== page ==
Wednesday, January 28, 2009

Train Signalmen Strike

By Khair Ragheb, Wala’ Nabil, Mohamed el-Saadani 28/ 1/ 2009

The signalmen of the Railway Authority went on strike for three hours in protest against not receiving their bonuses.
They stopped all train traffic as of 1:00 p.m. by turning the red lights all the way up to Alexandria and down to Menya, causing a large number of passengers to return their tickets and take taxis.
700 signalmen first staged a sit-in in Cairo Station before they went on strike till 3:30 p.m. when their union members told them the minister of transport promised to meet their demands within 48 hours. They threatened strike again if their demands were not met by Thursday.
Mahmoud Sami, head of the Railway Authority, said he has no budget for their demands because he had disbursed a 50% bonus two months ago. But he said he would give LE 120,000 to the 2500 signalmen.
An official source with the Ministry of Transport told Al-Masry Al-Youm that the Railway Authority will in a few days submit a proposal for salary adjustments to the minister of transport and the prime minister to be effective as of July.
For her part, Minister of Manpower Aisha Abdel Hadi said that Cabinet will discuss the problems of the railway workers next week. She was more than half an hour late for a conference on Human Resource Development organized by the American Chamber of Commerce due to the strike.

Translated from the Arabic by Eltorjoman International
Originally published in:

El-Malt Accuses Government of Wasting Public Funds and Committing Political Crimes

Gawdat el-Malt

By Emad Fouad and Mohamed Abdel Kader: 28/ 1/ 2009

Gawdat el-Malt, chairman of the Central Auditing Agency (CAA), has fiercely attacked the government during a meeting of the Plan and Budget Committee of the People's Assembly yesterday.
Replying to MP Ahmed Ezz, he said we should not compare between the U.S., European and East Asian economies and the Egyptian economy with respect to debts, budget deficit and borrowing, because those countries borrow to invest, while Egypt borrows to cover its budget deficit.

He said that the government dues on July 13, 2004 when Dr. Ahmed Nazif became Prime Minister were LE 64.8 billion and that they have jumped to LE 101 billion on June 30, 2008, of which there are LE 52 billion in customs dues, LE 2. 3 billion in sales taxes, LE 2.4 billion with the local administration units, LE 1.8 billion with the services sector, LE 6.4 billion in legal fees and fines, LE 1.2 billion with economic and press institutions and LE 600 million with the registration bureau. Malt said that the net debts on June 30, 2008 have reached LE 666.9 billion, which is 74.4% of GDP. This includes LE 487.7 billion in government debts, LE 50.1 billion in debts of institutions and LE 138.1 billion with the National Investment Bank.
The head of CAA said that the per capita domestic debt until June 30, 2008 reached LE 8527 as opposed to LE 8295last year.
He said the government's internal and external debts of one year are LE 58.6 billion, with 20% in handling fees.

Regarding the projects carried out by the government, Malt said that they are not studied thoroughly and that they are a wasting of public funds, as the cost of some such projects may jump from LE 100 million to one billion due to amendments and imprecision. “I told Dr. Nazif so and he agreed with me,” he said.

Describing all this as political crimes, Malt said: “Everyone should monitor his subordinates, and Parliament should monitor the government. As CAA is only a consultant for Parliament, it cannot refer these crimes to the Attorney General.”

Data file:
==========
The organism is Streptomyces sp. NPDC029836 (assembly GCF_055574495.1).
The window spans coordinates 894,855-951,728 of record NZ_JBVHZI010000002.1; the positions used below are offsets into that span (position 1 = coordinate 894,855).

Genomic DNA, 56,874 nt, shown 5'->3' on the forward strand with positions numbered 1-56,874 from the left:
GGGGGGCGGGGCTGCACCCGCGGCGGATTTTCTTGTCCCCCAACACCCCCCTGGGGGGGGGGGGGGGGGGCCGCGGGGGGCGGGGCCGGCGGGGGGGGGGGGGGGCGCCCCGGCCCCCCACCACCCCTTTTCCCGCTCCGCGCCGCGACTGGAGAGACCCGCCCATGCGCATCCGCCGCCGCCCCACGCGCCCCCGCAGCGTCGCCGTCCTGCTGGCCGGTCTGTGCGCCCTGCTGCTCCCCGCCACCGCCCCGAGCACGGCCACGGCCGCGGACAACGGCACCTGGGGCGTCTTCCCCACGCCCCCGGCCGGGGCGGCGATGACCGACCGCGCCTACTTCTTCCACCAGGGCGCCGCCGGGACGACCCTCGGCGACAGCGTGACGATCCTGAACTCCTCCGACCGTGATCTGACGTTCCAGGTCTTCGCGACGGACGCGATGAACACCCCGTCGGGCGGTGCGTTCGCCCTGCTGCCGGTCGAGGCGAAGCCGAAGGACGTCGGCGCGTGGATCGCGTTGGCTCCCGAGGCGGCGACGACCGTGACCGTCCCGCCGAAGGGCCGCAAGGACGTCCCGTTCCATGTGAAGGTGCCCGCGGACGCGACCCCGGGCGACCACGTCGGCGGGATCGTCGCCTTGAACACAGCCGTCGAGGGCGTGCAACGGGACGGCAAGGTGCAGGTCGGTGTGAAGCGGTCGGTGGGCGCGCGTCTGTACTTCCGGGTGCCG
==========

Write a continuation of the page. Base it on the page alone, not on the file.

Translated from the Arabic by Eltorjoman International
Originally published in:

Saturday, January 17, 2009

Friday, January 16, 2009

Tuesday, January 6, 2009

UK Protest for Gaza outside the Egyptian Embassy

Palestinians brave Israeli assault to return home - 2 Jan 08

Egypt's Mubarak blocks Gaza aid convoy

CNN: Egypt is keeping journalists out of Rafah border

Gaza: 300 Yards Between Life And Death


Mathematically, it’s not a tricky equation. Politically, though, it’s a complete conundrum. I’m talking about the scenes on the Egyptian side of the Rafah border crossing Sunday.
Aid has been kept waiting on the Egyptian side of the border.
Aid has been kept waiting on the Egyptian side of the border.

It was the morning after the start of the Israeli ground assault on Gaza. In the dark, a few hours earlier, I’d been able to make out the sound of Israeli tank tracks grinding through southern Gaza; the whoosh of missiles fired by Apache attack helicopters into targets just a few hundred yards away and the rat-a-tat of assault guns as Hamas and Israeli fighters closed in on one another.

Now, it was light, and around 30 trucks lined up at the Rafah border gates. They were piled high with much needed medical supplies for the teeming hospitals of Gaza and the mounting casualties. The aid had come from Saudi Arabia, Bahrain, Egyptian NGOs and even Scotland. There was even an eight-strong team of Greek trauma surgeons ready to go in and rescue the dying.

It would have been a heartening sight after the madness of the night except for one major detail — the border was closed, the gates firmly shut. That medicine was going nowhere.

And that’s the simple equation. Three checkpoints and 300 yards separated life-giving supplies from the Palestinian wounded and dying. There was fuel in the trucks, drivers at the wheel and politics in the road.

Now the border has been open sporadically over the last few days for a few hours at a time to let aid in and a trickle of wounded Palestinians out (about 120 since the current hostilities began). But Sunday was not one of those days.

The Egyptian border police said they couldn’t let the trucks through because the Palestinian border guards had fled during the night. Israeli tanks and helicopter gunships, I guess, can be expected to have that effect on employees of Gaza’s Hamas government.